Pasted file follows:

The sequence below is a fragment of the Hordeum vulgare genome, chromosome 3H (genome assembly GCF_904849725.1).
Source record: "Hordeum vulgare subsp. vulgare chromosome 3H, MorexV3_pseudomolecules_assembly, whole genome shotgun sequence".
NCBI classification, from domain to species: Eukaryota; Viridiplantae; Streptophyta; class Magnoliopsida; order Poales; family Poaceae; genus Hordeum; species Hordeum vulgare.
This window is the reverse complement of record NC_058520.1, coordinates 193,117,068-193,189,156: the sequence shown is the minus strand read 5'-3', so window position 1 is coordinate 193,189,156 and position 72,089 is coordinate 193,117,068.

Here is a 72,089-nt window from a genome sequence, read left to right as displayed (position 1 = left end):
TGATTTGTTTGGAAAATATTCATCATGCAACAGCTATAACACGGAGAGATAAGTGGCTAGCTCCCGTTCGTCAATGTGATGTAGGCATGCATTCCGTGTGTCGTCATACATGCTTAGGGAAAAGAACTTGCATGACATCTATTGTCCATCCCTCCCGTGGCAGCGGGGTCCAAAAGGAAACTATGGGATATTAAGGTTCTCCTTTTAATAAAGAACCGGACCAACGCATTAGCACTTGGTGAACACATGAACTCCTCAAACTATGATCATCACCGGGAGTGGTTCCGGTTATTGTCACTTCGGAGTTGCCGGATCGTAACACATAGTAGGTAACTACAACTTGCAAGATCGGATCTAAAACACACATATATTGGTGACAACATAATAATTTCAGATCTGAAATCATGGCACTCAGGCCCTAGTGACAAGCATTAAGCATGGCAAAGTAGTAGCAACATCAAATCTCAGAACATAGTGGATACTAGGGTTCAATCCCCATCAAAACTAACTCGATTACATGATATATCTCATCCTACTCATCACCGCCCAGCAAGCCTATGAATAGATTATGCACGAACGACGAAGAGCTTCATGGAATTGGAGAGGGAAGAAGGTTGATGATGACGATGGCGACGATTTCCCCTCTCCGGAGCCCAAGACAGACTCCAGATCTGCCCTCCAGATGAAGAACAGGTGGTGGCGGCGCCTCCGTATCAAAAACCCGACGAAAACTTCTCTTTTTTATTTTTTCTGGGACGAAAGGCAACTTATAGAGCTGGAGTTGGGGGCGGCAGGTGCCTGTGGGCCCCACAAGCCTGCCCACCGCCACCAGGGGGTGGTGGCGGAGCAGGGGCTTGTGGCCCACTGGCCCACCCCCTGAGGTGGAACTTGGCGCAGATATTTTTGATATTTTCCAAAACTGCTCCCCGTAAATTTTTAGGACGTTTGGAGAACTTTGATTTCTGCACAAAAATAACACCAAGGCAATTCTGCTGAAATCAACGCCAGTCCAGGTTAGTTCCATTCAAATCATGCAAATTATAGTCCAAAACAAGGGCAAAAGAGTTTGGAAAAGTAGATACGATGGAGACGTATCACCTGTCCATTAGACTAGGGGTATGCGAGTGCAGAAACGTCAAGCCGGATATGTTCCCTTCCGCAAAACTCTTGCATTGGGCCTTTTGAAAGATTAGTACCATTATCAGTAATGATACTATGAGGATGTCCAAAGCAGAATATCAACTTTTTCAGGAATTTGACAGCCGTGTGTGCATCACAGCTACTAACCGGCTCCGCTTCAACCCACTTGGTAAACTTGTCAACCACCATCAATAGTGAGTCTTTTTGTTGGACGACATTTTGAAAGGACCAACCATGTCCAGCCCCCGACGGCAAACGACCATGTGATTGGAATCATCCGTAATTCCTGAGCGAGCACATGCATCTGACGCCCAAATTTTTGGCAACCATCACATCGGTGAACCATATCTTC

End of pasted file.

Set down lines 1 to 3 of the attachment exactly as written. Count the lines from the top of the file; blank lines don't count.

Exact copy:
The sequence below is a fragment of the Hordeum vulgare genome, chromosome 3H (genome assembly GCF_904849725.1).
Source record: "Hordeum vulgare subsp. vulgare chromosome 3H, MorexV3_pseudomolecules_assembly, whole genome shotgun sequence".
NCBI classification, from domain to species: Eukaryota; Viridiplantae; Streptophyta; class Magnoliopsida; order Poales; family Poaceae; genus Hordeum; species Hordeum vulgare.